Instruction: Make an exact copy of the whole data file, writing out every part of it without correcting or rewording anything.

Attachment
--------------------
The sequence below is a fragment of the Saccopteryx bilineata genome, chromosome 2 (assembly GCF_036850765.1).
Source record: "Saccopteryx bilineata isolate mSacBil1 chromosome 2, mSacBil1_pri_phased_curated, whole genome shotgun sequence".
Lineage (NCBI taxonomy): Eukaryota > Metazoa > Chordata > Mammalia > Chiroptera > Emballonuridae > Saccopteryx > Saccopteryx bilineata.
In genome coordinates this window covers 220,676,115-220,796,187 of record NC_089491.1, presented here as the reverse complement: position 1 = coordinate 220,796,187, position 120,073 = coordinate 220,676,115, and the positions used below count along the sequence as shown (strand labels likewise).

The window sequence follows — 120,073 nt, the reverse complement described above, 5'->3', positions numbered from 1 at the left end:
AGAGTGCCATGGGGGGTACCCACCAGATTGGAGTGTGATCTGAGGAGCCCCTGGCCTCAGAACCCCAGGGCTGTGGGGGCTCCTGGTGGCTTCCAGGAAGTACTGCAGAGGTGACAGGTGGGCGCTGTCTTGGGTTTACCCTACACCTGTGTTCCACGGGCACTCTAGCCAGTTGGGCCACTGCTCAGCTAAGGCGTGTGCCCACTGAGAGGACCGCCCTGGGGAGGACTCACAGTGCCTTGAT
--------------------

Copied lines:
The sequence below is a fragment of the Saccopteryx bilineata genome, chromosome 2 (assembly GCF_036850765.1).
Source record: "Saccopteryx bilineata isolate mSacBil1 chromosome 2, mSacBil1_pri_phased_curated, whole genome shotgun sequence".
Lineage (NCBI taxonomy): Eukaryota > Metazoa > Chordata > Mammalia > Chiroptera > Emballonuridae > Saccopteryx > Saccopteryx bilineata.
In genome coordinates this window covers 220,676,115-220,796,187 of record NC_089491.1, presented here as the reverse complement: position 1 = coordinate 220,796,187, position 120,073 = coordinate 220,676,115, and the positions used below count along the sequence as shown (strand labels likewise).

The window sequence follows — 120,073 nt, the reverse complement described above, 5'->3', positions numbered from 1 at the left end:
AGAGTGCCATGGGGGGTACCCACCAGATTGGAGTGTGATCTGAGGAGCCCCTGGCCTCAGAACCCCAGGGCTGTGGGGGCTCCTGGTGGCTTCCAGGAAGTACTGCAGAGGTGACAGGTGGGCGCTGTCTTGGGTTTACCCTACACCTGTGTTCCACGGGCACTCTAGCCAGTTGGGCCACTGCTCAGCTAAGGCGTGTGCCCACTGAGAGGACCGCCCTGGGGAGGACTCACAGTGCCTTGAT